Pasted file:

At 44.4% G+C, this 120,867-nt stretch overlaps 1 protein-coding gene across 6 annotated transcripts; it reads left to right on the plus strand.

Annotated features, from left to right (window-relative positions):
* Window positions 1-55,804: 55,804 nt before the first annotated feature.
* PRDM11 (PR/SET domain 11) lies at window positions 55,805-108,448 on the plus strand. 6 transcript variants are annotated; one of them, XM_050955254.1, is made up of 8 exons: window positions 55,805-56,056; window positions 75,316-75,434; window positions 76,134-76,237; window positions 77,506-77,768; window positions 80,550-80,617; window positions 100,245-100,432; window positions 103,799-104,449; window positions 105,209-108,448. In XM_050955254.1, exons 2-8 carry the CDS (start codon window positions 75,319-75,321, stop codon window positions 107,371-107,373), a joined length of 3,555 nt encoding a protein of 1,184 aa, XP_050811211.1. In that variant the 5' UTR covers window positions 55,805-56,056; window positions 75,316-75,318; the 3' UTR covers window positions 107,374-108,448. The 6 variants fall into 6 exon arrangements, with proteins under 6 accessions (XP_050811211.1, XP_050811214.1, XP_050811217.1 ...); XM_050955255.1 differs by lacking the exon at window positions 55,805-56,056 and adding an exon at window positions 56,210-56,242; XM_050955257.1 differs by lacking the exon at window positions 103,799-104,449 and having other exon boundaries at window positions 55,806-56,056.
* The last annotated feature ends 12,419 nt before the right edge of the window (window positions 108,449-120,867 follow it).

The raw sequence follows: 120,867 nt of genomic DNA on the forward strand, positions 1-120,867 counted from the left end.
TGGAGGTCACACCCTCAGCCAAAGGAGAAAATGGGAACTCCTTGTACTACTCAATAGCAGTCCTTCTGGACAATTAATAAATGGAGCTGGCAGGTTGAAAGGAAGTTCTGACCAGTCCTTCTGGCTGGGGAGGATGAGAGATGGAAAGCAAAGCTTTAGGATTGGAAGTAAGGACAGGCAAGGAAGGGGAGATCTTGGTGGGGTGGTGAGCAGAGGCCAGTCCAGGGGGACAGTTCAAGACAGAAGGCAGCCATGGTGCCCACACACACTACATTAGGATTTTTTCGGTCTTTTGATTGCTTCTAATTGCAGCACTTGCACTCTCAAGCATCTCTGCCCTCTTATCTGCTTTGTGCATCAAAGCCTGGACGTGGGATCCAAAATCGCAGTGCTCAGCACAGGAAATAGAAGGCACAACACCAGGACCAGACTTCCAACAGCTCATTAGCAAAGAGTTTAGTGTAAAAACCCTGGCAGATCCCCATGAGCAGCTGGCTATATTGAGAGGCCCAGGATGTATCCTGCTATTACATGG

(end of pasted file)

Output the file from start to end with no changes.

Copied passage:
At 44.4% G+C, this 120,867-nt stretch overlaps 1 protein-coding gene across 6 annotated transcripts; it reads left to right on the plus strand.

Annotated features, from left to right (window-relative positions):
* Window positions 1-55,804: 55,804 nt before the first annotated feature.
* PRDM11 (PR/SET domain 11) lies at window positions 55,805-108,448 on the plus strand. 6 transcript variants are annotated; one of them, XM_050955254.1, is made up of 8 exons: window positions 55,805-56,056; window positions 75,316-75,434; window positions 76,134-76,237; window positions 77,506-77,768; window positions 80,550-80,617; window positions 100,245-100,432; window positions 103,799-104,449; window positions 105,209-108,448. In XM_050955254.1, exons 2-8 carry the CDS (start codon window positions 75,319-75,321, stop codon window positions 107,371-107,373), a joined length of 3,555 nt encoding a protein of 1,184 aa, XP_050811211.1. In that variant the 5' UTR covers window positions 55,805-56,056; window positions 75,316-75,318; the 3' UTR covers window positions 107,374-108,448. The 6 variants fall into 6 exon arrangements, with proteins under 6 accessions (XP_050811211.1, XP_050811214.1, XP_050811217.1 ...); XM_050955255.1 differs by lacking the exon at window positions 55,805-56,056 and adding an exon at window positions 56,210-56,242; XM_050955257.1 differs by lacking the exon at window positions 103,799-104,449 and having other exon boundaries at window positions 55,806-56,056.
* The last annotated feature ends 12,419 nt before the right edge of the window (window positions 108,449-120,867 follow it).

The raw sequence follows: 120,867 nt of genomic DNA on the forward strand, positions 1-120,867 counted from the left end.
TGGAGGTCACACCCTCAGCCAAAGGAGAAAATGGGAACTCCTTGTACTACTCAATAGCAGTCCTTCTGGACAATTAATAAATGGAGCTGGCAGGTTGAAAGGAAGTTCTGACCAGTCCTTCTGGCTGGGGAGGATGAGAGATGGAAAGCAAAGCTTTAGGATTGGAAGTAAGGACAGGCAAGGAAGGGGAGATCTTGGTGGGGTGGTGAGCAGAGGCCAGTCCAGGGGGACAGTTCAAGACAGAAGGCAGCCATGGTGCCCACACACACTACATTAGGATTTTTTCGGTCTTTTGATTGCTTCTAATTGCAGCACTTGCACTCTCAAGCATCTCTGCCCTCTTATCTGCTTTGTGCATCAAAGCCTGGACGTGGGATCCAAAATCGCAGTGCTCAGCACAGGAAATAGAAGGCACAACACCAGGACCAGACTTCCAACAGCTCATTAGCAAAGAGTTTAGTGTAAAAACCCTGGCAGATCCCCATGAGCAGCTGGCTATATTGAGAGGCCCAGGATGTATCCTGCTATTACATGG